Derrick is a native Texan, telling stories about the people, the places, and the past of the Lone Star State.

Beautiful Violence

Watercolor from “My Confession: Recollections of a Rogue,” Samuel Chamberlain

Watercolor from “My Confession: Recollections of a Rogue,” Samuel Chamberlain

[War] endures because young men love it and old men love it in them.
— Cormac McCarthy, Blood Meridian

Artistic ugliness. Beautiful violence.

This is what I thought as I read Cormic McCarthy’s Blood Meridian. His brilliance as a stylist is unsurpassed as a modern American novelist. The rich beauty of his language in depicting ugly characters who lived during ugly times, engaging in ugly exploits is both engrossing and gross. His descriptions of violence and death are disturbing, but painted with such vibrant colors and intricate detail you are drawn to his narrative like a coyote to a dead body.

Blood Meridian is a simple story, staring a cast of complex characters. On the surface, the story is about a gang of cutthroats hired by the Mexican governor of the state of Chihuahua to track down and gather Apache scalps. Loosely based on real events recorded in Samuel Chamberlain’s My Confess: Recollections of a Rogue, McCarthy turns the bloody business of scalp hunting into a bloodlust. Violence begets violence until not even those in the gang are safe from passing under the guns and knives of their compadres. The worst of the worst of this sordid lot is the Judge.

As one of the most interesting and enigmatic characters ever to cross my path, the villainy of the Judge ranks with Herman Melville’s Ahab in Moby Dick, Joseph Conrad’s Kurtz in Heart of Darkness, and Colonel Kurtz in Frances Ford Coppola’s Apocalypse Now (based on Conrad’s novella). The Judge is a fat, albino-like, hairless man who embodies evil. Intelligent, cool, and calculating, the Judge takes on a Satanic demeanor in his opposition to Christianity. Slandering Reverend Green as a child molester and pervert during a worship service in Nacogdoches, Texas leads to mod violence and a posse to track down Green to hang him. The Judge later admits that he had never seen or heard of Reverend Green before arriving in Nacogdoches.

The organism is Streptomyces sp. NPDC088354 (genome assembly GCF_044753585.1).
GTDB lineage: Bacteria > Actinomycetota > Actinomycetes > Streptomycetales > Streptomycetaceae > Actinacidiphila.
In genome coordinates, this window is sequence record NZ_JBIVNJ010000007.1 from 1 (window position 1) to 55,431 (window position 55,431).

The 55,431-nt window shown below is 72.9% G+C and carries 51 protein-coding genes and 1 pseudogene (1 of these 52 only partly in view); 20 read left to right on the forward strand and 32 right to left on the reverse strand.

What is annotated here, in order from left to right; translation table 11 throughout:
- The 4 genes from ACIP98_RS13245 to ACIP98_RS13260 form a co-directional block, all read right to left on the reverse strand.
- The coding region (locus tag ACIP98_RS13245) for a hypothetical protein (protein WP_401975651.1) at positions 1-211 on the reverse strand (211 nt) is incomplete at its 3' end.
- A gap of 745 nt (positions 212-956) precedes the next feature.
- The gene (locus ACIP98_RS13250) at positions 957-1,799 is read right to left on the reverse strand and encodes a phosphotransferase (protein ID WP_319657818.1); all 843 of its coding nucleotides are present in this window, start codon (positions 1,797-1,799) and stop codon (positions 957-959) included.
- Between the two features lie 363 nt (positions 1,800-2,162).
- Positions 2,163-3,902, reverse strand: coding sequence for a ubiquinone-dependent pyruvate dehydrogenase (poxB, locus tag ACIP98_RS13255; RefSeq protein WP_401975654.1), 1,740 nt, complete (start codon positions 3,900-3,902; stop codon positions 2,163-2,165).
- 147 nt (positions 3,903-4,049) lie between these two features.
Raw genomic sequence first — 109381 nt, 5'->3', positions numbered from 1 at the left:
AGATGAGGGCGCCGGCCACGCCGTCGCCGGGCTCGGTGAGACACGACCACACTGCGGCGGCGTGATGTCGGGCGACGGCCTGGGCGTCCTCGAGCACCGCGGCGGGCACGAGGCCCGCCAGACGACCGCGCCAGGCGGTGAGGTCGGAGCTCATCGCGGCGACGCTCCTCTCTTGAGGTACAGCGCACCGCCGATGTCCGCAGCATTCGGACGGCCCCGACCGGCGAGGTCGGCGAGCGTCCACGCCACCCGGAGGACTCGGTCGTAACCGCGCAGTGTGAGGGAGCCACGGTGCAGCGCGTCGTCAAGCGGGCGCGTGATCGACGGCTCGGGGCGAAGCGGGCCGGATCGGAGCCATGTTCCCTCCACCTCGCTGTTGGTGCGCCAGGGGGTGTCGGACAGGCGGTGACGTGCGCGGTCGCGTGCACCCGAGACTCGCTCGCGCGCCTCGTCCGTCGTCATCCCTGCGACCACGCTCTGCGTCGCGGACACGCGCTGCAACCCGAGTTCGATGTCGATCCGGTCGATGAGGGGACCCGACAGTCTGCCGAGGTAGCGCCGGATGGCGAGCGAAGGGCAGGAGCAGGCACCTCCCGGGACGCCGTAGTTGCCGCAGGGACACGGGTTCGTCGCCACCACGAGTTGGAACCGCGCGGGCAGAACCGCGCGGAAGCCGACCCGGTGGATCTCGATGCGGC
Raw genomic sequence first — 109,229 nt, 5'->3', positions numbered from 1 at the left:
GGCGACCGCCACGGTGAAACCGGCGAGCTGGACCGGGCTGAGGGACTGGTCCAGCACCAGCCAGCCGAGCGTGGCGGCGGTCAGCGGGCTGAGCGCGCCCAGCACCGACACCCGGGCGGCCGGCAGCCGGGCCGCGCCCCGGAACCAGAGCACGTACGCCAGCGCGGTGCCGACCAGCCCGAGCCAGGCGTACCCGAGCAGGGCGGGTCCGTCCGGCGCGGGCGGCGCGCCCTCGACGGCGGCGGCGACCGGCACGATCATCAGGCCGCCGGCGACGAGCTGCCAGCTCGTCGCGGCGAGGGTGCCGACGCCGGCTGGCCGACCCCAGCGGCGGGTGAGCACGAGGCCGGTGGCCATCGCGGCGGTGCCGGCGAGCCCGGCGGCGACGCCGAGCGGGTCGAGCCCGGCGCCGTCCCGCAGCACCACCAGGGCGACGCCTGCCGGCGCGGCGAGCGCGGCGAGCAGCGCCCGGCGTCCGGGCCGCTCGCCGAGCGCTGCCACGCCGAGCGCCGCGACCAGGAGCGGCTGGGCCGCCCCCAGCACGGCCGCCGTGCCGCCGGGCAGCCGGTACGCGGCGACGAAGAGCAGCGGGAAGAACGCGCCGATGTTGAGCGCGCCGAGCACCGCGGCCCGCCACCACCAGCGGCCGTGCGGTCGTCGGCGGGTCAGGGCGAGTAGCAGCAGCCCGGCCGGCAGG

But more than opposition to Christianity is at play in the Judge’s demonic character. He also presumes to rule the world order and is often depicted in pagan rituals, most vividly in his wild incantation to create gunpowder out of bat guano, charcoal, and human urine. Completely careless about decorum or morality, the Judge is often seen naked and McCarthy hints at homosexual activities with younger men and boys.

In one of the Judge’s speeches he discusses the human love of war. Summing up that violence will never abate because “young men love it and old men love it in them.” In the concluding paragraph McCarthy depicts this love of violence with almost ritual-like rhythm.

And they are dancing, the board floor slamming under the jackboots and the fiddlers grinning hideously over their canted pieces. Tower over them all is the judge and he is naked dancing, his small feet lively and quick and now in double time and bowing to the ladies, huge and pale and hairless, like an enormous infant. He never sleeps, he says. He says he’ll never die. He bows to the fiddlers and sashays backwards and throws back his head and laughs deep in his throat and he is a great favorite, the judge. He wafts his hat and the lunar dome of his skull passes palely under the lamps and he swings about and takes possession of one of the fiddles and he pirouettes and makes a pass, two passes, dancing and fiddling at once. His feet are light and nimble. He never sleeps. He says that he will never die. He dances in light and in shadow and he is a great favorite. He never sleeps, the judge. He is dancing, dancing. He says that he will never die.

Concluding as he does, McCarthy transforms the Judge from a mere human to a demon of violence to the embodiment of warfare itself. It is violence that dances through the ages, that never sleeps, that never dies.

McCarthy ends with an intriguing epilogue. A man makes holes in the ground. He is followed by other men who move in rhythm with him. Many theories have been offered as to the meaning of the epilogue. Here’s mine. The man digging holes is digging holes for fenceposts. The men following plant the posts and string barbed wire. McCarthy’s books is the story of the old, Old West—of a west of freedom, wide open spaces, and untamed violence. McCarthy’s epilogue is the story of the new, Old West—of a west of quarter section pastures, civilization, and tamed violence. What was will never be again, not in the age of barbed wire and civilization ... though violence and war never sleep and never die.

The Highwaymen

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